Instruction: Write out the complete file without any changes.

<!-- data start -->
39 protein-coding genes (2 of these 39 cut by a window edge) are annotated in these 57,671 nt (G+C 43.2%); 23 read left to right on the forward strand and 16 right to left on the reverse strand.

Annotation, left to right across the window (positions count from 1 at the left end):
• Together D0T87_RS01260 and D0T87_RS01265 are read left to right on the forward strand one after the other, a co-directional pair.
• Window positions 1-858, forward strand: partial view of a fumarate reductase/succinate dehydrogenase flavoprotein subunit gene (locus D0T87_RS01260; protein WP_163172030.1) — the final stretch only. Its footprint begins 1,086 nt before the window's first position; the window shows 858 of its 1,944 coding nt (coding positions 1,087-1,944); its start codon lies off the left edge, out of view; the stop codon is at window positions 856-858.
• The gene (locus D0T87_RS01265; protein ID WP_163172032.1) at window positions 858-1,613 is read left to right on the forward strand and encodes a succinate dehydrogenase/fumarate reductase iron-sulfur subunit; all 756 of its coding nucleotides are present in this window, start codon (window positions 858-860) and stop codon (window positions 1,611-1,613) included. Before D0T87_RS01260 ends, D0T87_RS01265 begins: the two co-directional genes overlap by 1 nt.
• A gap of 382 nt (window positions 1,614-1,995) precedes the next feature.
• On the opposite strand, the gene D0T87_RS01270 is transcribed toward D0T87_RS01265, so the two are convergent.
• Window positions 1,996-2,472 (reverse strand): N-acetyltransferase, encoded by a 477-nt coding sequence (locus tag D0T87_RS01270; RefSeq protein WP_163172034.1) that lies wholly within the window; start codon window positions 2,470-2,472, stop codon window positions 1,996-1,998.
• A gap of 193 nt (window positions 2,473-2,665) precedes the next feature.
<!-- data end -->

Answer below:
39 protein-coding genes (2 of these 39 cut by a window edge) are annotated in these 57,671 nt (G+C 43.2%); 23 read left to right on the forward strand and 16 right to left on the reverse strand.

Annotation, left to right across the window (positions count from 1 at the left end):
• Together D0T87_RS01260 and D0T87_RS01265 are read left to right on the forward strand one after the other, a co-directional pair.
• Window positions 1-858, forward strand: partial view of a fumarate reductase/succinate dehydrogenase flavoprotein subunit gene (locus D0T87_RS01260; protein WP_163172030.1) — the final stretch only. Its footprint begins 1,086 nt before the window's first position; the window shows 858 of its 1,944 coding nt (coding positions 1,087-1,944); its start codon lies off the left edge, out of view; the stop codon is at window positions 856-858.
• The gene (locus D0T87_RS01265; protein ID WP_163172032.1) at window positions 858-1,613 is read left to right on the forward strand and encodes a succinate dehydrogenase/fumarate reductase iron-sulfur subunit; all 756 of its coding nucleotides are present in this window, start codon (window positions 858-860) and stop codon (window positions 1,611-1,613) included. Before D0T87_RS01260 ends, D0T87_RS01265 begins: the two co-directional genes overlap by 1 nt.
• A gap of 382 nt (window positions 1,614-1,995) precedes the next feature.
• On the opposite strand, the gene D0T87_RS01270 is transcribed toward D0T87_RS01265, so the two are convergent.
• Window positions 1,996-2,472 (reverse strand): N-acetyltransferase, encoded by a 477-nt coding sequence (locus tag D0T87_RS01270; RefSeq protein WP_163172034.1) that lies wholly within the window; start codon window positions 2,470-2,472, stop codon window positions 1,996-1,998.
• A gap of 193 nt (window positions 2,473-2,665) precedes the next feature.